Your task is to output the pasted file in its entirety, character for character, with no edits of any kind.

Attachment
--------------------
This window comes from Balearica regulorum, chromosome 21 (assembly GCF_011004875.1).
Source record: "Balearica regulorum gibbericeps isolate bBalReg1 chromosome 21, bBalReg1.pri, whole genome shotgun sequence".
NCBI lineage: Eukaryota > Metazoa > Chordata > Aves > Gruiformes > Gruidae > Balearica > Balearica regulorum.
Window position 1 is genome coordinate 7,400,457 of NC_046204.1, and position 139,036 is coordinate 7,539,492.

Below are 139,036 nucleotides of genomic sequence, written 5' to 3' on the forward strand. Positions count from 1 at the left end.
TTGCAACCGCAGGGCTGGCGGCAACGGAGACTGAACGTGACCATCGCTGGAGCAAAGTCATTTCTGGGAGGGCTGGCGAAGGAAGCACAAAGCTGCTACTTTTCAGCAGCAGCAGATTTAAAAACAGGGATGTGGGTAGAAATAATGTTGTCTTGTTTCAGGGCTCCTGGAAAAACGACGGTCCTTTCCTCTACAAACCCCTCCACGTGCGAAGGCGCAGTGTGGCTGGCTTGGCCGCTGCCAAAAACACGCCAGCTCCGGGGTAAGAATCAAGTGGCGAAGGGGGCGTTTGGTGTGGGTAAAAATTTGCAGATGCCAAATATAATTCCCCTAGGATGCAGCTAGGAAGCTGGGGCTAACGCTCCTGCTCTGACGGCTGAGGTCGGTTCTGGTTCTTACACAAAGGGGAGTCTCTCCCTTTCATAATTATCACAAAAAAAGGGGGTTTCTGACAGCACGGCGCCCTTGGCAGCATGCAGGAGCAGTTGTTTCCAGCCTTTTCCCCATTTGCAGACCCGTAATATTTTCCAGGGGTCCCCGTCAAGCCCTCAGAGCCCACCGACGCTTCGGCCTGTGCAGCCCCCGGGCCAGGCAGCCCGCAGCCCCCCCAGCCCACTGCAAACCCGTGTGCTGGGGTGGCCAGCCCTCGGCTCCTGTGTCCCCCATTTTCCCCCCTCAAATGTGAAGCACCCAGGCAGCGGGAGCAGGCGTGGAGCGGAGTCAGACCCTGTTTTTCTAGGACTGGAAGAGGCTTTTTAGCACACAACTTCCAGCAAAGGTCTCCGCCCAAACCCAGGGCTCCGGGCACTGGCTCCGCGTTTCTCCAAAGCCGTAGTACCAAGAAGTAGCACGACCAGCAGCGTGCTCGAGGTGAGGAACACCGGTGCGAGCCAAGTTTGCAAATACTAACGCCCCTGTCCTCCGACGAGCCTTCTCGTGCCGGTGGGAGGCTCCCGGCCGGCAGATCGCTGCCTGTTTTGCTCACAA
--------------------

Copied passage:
This window comes from Balearica regulorum, chromosome 21 (assembly GCF_011004875.1).
Source record: "Balearica regulorum gibbericeps isolate bBalReg1 chromosome 21, bBalReg1.pri, whole genome shotgun sequence".
NCBI lineage: Eukaryota > Metazoa > Chordata > Aves > Gruiformes > Gruidae > Balearica > Balearica regulorum.
Window position 1 is genome coordinate 7,400,457 of NC_046204.1, and position 139,036 is coordinate 7,539,492.

Below are 139,036 nucleotides of genomic sequence, written 5' to 3' on the forward strand. Positions count from 1 at the left end.
TTGCAACCGCAGGGCTGGCGGCAACGGAGACTGAACGTGACCATCGCTGGAGCAAAGTCATTTCTGGGAGGGCTGGCGAAGGAAGCACAAAGCTGCTACTTTTCAGCAGCAGCAGATTTAAAAACAGGGATGTGGGTAGAAATAATGTTGTCTTGTTTCAGGGCTCCTGGAAAAACGACGGTCCTTTCCTCTACAAACCCCTCCACGTGCGAAGGCGCAGTGTGGCTGGCTTGGCCGCTGCCAAAAACACGCCAGCTCCGGGGTAAGAATCAAGTGGCGAAGGGGGCGTTTGGTGTGGGTAAAAATTTGCAGATGCCAAATATAATTCCCCTAGGATGCAGCTAGGAAGCTGGGGCTAACGCTCCTGCTCTGACGGCTGAGGTCGGTTCTGGTTCTTACACAAAGGGGAGTCTCTCCCTTTCATAATTATCACAAAAAAAGGGGGTTTCTGACAGCACGGCGCCCTTGGCAGCATGCAGGAGCAGTTGTTTCCAGCCTTTTCCCCATTTGCAGACCCGTAATATTTTCCAGGGGTCCCCGTCAAGCCCTCAGAGCCCACCGACGCTTCGGCCTGTGCAGCCCCCGGGCCAGGCAGCCCGCAGCCCCCCCAGCCCACTGCAAACCCGTGTGCTGGGGTGGCCAGCCCTCGGCTCCTGTGTCCCCCATTTTCCCCCCTCAAATGTGAAGCACCCAGGCAGCGGGAGCAGGCGTGGAGCGGAGTCAGACCCTGTTTTTCTAGGACTGGAAGAGGCTTTTTAGCACACAACTTCCAGCAAAGGTCTCCGCCCAAACCCAGGGCTCCGGGCACTGGCTCCGCGTTTCTCCAAAGCCGTAGTACCAAGAAGTAGCACGACCAGCAGCGTGCTCGAGGTGAGGAACACCGGTGCGAGCCAAGTTTGCAAATACTAACGCCCCTGTCCTCCGACGAGCCTTCTCGTGCCGGTGGGAGGCTCCCGGCCGGCAGATCGCTGCCTGTTTTGCTCACAA